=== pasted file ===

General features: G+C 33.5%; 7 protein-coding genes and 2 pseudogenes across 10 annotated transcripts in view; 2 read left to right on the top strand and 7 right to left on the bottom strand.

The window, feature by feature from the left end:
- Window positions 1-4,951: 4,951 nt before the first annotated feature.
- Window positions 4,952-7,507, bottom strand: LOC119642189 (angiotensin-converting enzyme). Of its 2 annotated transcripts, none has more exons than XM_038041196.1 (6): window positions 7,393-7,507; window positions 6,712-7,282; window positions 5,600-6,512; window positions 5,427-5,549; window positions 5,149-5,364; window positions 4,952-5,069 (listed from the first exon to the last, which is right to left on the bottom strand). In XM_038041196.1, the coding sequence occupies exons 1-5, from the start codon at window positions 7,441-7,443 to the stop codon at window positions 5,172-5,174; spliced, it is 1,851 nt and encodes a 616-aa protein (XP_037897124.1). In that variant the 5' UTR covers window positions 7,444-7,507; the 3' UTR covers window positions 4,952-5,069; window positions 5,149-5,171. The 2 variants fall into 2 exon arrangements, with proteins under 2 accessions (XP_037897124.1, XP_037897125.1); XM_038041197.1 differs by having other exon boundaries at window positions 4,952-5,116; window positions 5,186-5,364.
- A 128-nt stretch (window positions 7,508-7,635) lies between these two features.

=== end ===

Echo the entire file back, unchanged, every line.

General features: G+C 33.5%; 7 protein-coding genes and 2 pseudogenes across 10 annotated transcripts in view; 2 read left to right on the top strand and 7 right to left on the bottom strand.

The window, feature by feature from the left end:
- Window positions 1-4,951: 4,951 nt before the first annotated feature.
- Window positions 4,952-7,507, bottom strand: LOC119642189 (angiotensin-converting enzyme). Of its 2 annotated transcripts, none has more exons than XM_038041196.1 (6): window positions 7,393-7,507; window positions 6,712-7,282; window positions 5,600-6,512; window positions 5,427-5,549; window positions 5,149-5,364; window positions 4,952-5,069 (listed from the first exon to the last, which is right to left on the bottom strand). In XM_038041196.1, the coding sequence occupies exons 1-5, from the start codon at window positions 7,441-7,443 to the stop codon at window positions 5,172-5,174; spliced, it is 1,851 nt and encodes a 616-aa protein (XP_037897124.1). In that variant the 5' UTR covers window positions 7,444-7,507; the 3' UTR covers window positions 4,952-5,069; window positions 5,149-5,171. The 2 variants fall into 2 exon arrangements, with proteins under 2 accessions (XP_037897124.1, XP_037897125.1); XM_038041197.1 differs by having other exon boundaries at window positions 4,952-5,116; window positions 5,186-5,364.
- A 128-nt stretch (window positions 7,508-7,635) lies between these two features.